Social Media Experiment: Socially Inept?

EDITOR’S NOTE: This was written Oct. 10, 2010, as part of a social media experiment that I decided to document along the way. I had dreams of creating this “scientific journal” but it turned into eight pages of babble. This is the third installment of a 3-part series. Click here to see introductory post.

g g g

One of my last Facebook posts was a picture of me and my son at a Rangers game (right). He was looking up at me and I was acting like I was scolding him. I wrote a clever caption:

“CRASH: Dad, I like how the Rangers match-up against Tampa Bay in the playoffs. ME: BOY! If you just jinxed them…I’m going to spank your tiny little butt.”

Funny, right?
All I could think about after uploading that picture were the potential responses.
“How many people are going to comment on this post?”
“Is anyone going to ‘like’ it?”
“Cute baby photos with funny captions ALWAYS generate some dialogue…and then you throw in the Rangers. WOW! This should be huge!”
“Please! Please! Please!”
Confession: I’m not that pathetic, but I DID login several times to see if anyone had left a comment. (Actually, that’s more embarrassing than my pseudo, over-dramatic thought process.)
But that’s why we post and/or Tweet, right? To get feedback, comments, reTweets?
Otherwise social media isn’t very “social.”
This desire for online interaction started to impact my psyche, though. The adjective “obsessed” carries a lot of negative connotations, but it’s definitely appropriate in this instance.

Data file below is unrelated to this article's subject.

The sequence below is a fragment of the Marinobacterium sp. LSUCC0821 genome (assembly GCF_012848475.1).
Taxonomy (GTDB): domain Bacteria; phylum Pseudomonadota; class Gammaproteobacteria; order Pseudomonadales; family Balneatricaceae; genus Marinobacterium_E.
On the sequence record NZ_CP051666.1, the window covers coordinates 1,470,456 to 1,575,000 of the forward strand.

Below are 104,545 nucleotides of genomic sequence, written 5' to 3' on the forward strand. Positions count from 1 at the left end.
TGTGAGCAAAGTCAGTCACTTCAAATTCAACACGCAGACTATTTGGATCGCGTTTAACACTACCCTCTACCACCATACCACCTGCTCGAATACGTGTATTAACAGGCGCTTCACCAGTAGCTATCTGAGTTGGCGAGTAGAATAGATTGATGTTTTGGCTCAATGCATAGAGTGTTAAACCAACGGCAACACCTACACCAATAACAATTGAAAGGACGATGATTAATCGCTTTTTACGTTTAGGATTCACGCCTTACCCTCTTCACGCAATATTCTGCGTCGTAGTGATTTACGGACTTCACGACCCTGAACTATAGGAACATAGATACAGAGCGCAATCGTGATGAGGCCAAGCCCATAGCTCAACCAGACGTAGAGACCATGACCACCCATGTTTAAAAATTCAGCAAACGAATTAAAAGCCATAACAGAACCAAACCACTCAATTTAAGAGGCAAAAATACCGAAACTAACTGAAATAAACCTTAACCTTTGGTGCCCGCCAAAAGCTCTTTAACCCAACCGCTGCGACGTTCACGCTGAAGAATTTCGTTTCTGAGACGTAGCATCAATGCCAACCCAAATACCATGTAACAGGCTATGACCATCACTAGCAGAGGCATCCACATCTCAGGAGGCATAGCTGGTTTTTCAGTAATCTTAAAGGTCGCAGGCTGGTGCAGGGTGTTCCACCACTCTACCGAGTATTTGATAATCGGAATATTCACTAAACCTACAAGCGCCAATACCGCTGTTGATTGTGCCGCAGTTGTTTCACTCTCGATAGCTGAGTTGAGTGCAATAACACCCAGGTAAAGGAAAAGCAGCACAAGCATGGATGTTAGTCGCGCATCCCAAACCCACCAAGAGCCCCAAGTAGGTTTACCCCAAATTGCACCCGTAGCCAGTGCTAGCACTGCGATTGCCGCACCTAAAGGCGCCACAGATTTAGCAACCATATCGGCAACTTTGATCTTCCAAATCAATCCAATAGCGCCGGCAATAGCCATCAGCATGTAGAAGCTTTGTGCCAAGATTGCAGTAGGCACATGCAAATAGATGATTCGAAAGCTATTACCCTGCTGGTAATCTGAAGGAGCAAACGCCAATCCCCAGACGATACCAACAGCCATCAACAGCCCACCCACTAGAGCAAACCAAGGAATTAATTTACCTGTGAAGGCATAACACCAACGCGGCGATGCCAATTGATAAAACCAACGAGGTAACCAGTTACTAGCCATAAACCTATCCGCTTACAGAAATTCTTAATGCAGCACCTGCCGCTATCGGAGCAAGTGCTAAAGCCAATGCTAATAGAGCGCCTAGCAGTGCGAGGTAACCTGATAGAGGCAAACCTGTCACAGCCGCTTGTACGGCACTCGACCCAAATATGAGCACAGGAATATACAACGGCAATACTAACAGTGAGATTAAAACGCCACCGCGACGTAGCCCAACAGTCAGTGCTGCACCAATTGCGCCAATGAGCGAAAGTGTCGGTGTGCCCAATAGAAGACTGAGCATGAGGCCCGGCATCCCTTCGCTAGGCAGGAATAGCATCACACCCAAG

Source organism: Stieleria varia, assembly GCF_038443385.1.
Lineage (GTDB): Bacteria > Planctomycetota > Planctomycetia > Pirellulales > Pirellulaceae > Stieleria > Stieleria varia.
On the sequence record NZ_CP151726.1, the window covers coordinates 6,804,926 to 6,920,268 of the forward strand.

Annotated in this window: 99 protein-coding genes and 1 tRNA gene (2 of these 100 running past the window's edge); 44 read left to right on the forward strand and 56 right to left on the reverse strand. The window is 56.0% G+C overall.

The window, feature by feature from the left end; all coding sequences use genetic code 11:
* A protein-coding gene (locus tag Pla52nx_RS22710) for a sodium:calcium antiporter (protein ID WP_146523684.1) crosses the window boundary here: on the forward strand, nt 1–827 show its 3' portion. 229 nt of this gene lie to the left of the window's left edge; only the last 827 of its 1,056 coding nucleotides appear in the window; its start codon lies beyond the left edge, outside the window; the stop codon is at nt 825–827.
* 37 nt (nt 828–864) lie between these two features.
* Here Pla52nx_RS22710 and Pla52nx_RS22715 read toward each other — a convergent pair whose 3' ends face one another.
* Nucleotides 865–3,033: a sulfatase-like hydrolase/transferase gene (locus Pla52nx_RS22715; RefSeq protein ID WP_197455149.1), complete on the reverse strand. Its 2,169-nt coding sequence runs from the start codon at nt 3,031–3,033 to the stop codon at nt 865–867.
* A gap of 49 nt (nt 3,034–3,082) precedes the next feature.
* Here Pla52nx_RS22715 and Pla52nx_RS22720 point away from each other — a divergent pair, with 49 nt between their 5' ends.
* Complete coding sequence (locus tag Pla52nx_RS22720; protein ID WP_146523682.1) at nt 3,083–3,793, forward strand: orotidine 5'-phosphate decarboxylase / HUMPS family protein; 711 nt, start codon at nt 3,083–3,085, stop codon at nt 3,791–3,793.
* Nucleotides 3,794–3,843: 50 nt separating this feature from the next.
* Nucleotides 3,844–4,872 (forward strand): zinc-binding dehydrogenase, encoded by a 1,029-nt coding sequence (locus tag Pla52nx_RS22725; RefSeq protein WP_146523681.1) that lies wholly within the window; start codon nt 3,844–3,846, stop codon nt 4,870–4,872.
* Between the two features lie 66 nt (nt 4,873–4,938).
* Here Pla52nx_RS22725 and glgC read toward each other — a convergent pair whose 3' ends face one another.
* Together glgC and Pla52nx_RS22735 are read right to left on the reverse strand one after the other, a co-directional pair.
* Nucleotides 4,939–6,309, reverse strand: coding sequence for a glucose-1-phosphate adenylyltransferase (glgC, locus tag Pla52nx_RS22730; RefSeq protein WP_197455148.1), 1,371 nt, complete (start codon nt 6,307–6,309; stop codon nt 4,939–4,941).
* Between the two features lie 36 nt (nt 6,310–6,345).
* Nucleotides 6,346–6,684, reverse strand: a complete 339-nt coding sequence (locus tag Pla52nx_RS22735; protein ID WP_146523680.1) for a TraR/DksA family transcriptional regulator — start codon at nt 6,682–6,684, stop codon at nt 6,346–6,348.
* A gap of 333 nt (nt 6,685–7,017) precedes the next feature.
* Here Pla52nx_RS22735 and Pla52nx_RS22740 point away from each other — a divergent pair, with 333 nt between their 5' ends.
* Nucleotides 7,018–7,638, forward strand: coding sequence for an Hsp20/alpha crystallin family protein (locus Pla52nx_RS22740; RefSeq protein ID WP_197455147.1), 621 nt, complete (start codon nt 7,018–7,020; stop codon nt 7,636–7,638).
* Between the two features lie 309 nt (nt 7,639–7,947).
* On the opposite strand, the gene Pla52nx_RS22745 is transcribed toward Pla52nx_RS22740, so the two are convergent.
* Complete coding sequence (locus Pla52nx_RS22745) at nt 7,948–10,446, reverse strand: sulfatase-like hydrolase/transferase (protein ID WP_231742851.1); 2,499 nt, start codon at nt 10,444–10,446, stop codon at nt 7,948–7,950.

I HAD to receive feedback.
More confessions:
• I’ve actually gotten my feelings hurt when no one commented on certain status updates.
Explanation: You think you’ve formulated just the right status update – it’s funny, engaging, something everyone can relate to. It’s one of those posts that even makes you giggle. But after you hit “submit”… crickets.
• I check my Twitter account daily to see if any of my thoughtful Tweets were reTweeted.
Explanation: Similar feeble explanation from above…but this is also the case when I share a funny or interesting news story, an inspiring quote or upload a fun picture.
• I would get excited when one of my random followers (Twitter) or a long-lost friends (Facebook) came out of the wood work to share their thoughts.
Note: No pitiful explanation needed.
I just hate the fact that I needed that feedback.
Why couldn’t I just be happy to live peacefully in my quite narcissistic world?
Why couldn’t I be like everyone else and post about where I was or what I was eating? No one is going to respond about a turkey sandwich or the fact I was at Starbucks AGAIN.
This need for online interaction even started to impact my life. I would stress about making the “perfect post,” which means I was thinking about it ALL THE TIME.I was planning my next update during life’s mundane activities – taking a shower, driving to work and/or mowing the lawn.

But major life events were not exempt.
Example: I was planning my status update even before my just-born son had the birthing goop washed off of him. And I already mentioned the first time my son ate real food – I snapped a photo after his first bite and then raced to the computer.
Yep…missed it all.
I guess I just HAD to have one of my “friends” write “Cute” or “Like father, like son” to get me to my next post.

, , , ,

No comments yet.

Leave a Reply

Fill in your details below or click an icon to log in:

WordPress.com Logo

You are commenting using your WordPress.com account. Log Out / Change )

Twitter picture

You are commenting using your Twitter account. Log Out / Change )

Facebook photo

You are commenting using your Facebook account. Log Out / Change )

Google+ photo

You are commenting using your Google+ account. Log Out / Change )

Connecting to %s

%d bloggers like this: